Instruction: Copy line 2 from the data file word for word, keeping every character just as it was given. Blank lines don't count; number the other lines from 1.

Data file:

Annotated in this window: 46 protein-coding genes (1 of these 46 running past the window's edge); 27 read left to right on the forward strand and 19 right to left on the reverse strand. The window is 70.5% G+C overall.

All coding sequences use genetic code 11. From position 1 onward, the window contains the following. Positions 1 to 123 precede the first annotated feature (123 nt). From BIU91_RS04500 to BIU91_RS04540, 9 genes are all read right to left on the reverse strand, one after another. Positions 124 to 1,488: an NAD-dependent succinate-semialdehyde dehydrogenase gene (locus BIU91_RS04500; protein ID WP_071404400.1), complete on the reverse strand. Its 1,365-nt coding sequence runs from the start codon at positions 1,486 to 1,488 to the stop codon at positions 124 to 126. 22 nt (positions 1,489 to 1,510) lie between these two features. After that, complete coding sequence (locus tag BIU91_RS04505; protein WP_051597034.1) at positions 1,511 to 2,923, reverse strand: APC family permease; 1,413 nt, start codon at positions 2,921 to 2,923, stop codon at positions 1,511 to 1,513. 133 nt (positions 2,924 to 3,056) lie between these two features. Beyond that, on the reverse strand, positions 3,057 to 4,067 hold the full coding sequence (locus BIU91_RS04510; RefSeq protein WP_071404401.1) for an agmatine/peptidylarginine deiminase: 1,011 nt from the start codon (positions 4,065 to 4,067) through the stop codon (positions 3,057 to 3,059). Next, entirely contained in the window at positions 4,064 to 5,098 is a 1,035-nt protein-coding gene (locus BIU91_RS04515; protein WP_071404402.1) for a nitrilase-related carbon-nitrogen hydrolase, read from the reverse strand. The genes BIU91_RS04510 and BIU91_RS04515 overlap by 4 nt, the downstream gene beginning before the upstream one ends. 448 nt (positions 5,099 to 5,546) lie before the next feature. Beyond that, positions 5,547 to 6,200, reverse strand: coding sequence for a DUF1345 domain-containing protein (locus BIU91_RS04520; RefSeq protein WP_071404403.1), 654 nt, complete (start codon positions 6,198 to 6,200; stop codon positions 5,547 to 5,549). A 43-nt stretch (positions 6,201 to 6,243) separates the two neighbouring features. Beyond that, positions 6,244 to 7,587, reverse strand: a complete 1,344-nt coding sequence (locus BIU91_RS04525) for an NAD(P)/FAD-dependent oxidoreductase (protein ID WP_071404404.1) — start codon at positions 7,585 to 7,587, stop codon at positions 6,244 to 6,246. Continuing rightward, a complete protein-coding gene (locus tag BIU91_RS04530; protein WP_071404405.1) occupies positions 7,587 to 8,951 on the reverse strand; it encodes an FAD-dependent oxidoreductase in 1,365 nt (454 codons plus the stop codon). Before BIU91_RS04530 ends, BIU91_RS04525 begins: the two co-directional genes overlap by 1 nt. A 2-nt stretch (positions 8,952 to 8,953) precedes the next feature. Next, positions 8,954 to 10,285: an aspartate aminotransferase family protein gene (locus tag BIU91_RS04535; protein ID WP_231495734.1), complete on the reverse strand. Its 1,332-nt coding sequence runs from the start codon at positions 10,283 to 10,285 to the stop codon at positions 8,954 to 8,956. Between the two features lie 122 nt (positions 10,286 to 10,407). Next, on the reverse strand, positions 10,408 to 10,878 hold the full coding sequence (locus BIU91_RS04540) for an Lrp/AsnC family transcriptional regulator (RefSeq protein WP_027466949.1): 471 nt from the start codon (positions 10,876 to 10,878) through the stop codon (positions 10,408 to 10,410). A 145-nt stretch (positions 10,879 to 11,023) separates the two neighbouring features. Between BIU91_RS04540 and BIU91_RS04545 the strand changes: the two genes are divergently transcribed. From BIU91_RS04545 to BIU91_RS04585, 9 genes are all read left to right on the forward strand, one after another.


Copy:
All coding sequences use genetic code 11. From position 1 onward, the window contains the following. Positions 1 to 123 precede the first annotated feature (123 nt). From BIU91_RS04500 to BIU91_RS04540, 9 genes are all read right to left on the reverse strand, one after another. Positions 124 to 1,488: an NAD-dependent succinate-semialdehyde dehydrogenase gene (locus BIU91_RS04500; protein ID WP_071404400.1), complete on the reverse strand. Its 1,365-nt coding sequence runs from the start codon at positions 1,486 to 1,488 to the stop codon at positions 124 to 126. 22 nt (positions 1,489 to 1,510) lie between these two features. After that, complete coding sequence (locus tag BIU91_RS04505; protein WP_051597034.1) at positions 1,511 to 2,923, reverse strand: APC family permease; 1,413 nt, start codon at positions 2,921 to 2,923, stop codon at positions 1,511 to 1,513. 133 nt (positions 2,924 to 3,056) lie between these two features. Beyond that, on the reverse strand, positions 3,057 to 4,067 hold the full coding sequence (locus BIU91_RS04510; RefSeq protein WP_071404401.1) for an agmatine/peptidylarginine deiminase: 1,011 nt from the start codon (positions 4,065 to 4,067) through the stop codon (positions 3,057 to 3,059). Next, entirely contained in the window at positions 4,064 to 5,098 is a 1,035-nt protein-coding gene (locus BIU91_RS04515; protein WP_071404402.1) for a nitrilase-related carbon-nitrogen hydrolase, read from the reverse strand. The genes BIU91_RS04510 and BIU91_RS04515 overlap by 4 nt, the downstream gene beginning before the upstream one ends. 448 nt (positions 5,099 to 5,546) lie before the next feature. Beyond that, positions 5,547 to 6,200, reverse strand: coding sequence for a DUF1345 domain-containing protein (locus BIU91_RS04520; RefSeq protein WP_071404403.1), 654 nt, complete (start codon positions 6,198 to 6,200; stop codon positions 5,547 to 5,549). A 43-nt stretch (positions 6,201 to 6,243) separates the two neighbouring features. Beyond that, positions 6,244 to 7,587, reverse strand: a complete 1,344-nt coding sequence (locus BIU91_RS04525) for an NAD(P)/FAD-dependent oxidoreductase (protein ID WP_071404404.1) — start codon at positions 7,585 to 7,587, stop codon at positions 6,244 to 6,246. Continuing rightward, a complete protein-coding gene (locus tag BIU91_RS04530; protein WP_071404405.1) occupies positions 7,587 to 8,951 on the reverse strand; it encodes an FAD-dependent oxidoreductase in 1,365 nt (454 codons plus the stop codon). Before BIU91_RS04530 ends, BIU91_RS04525 begins: the two co-directional genes overlap by 1 nt. A 2-nt stretch (positions 8,952 to 8,953) precedes the next feature. Next, positions 8,954 to 10,285: an aspartate aminotransferase family protein gene (locus tag BIU91_RS04535; protein ID WP_231495734.1), complete on the reverse strand. Its 1,332-nt coding sequence runs from the start codon at positions 10,283 to 10,285 to the stop codon at positions 8,954 to 8,956. Between the two features lie 122 nt (positions 10,286 to 10,407). Next, on the reverse strand, positions 10,408 to 10,878 hold the full coding sequence (locus BIU91_RS04540) for an Lrp/AsnC family transcriptional regulator (RefSeq protein WP_027466949.1): 471 nt from the start codon (positions 10,876 to 10,878) through the stop codon (positions 10,408 to 10,410). A 145-nt stretch (positions 10,879 to 11,023) separates the two neighbouring features. Between BIU91_RS04540 and BIU91_RS04545 the strand changes: the two genes are divergently transcribed. From BIU91_RS04545 to BIU91_RS04585, 9 genes are all read left to right on the forward strand, one after another.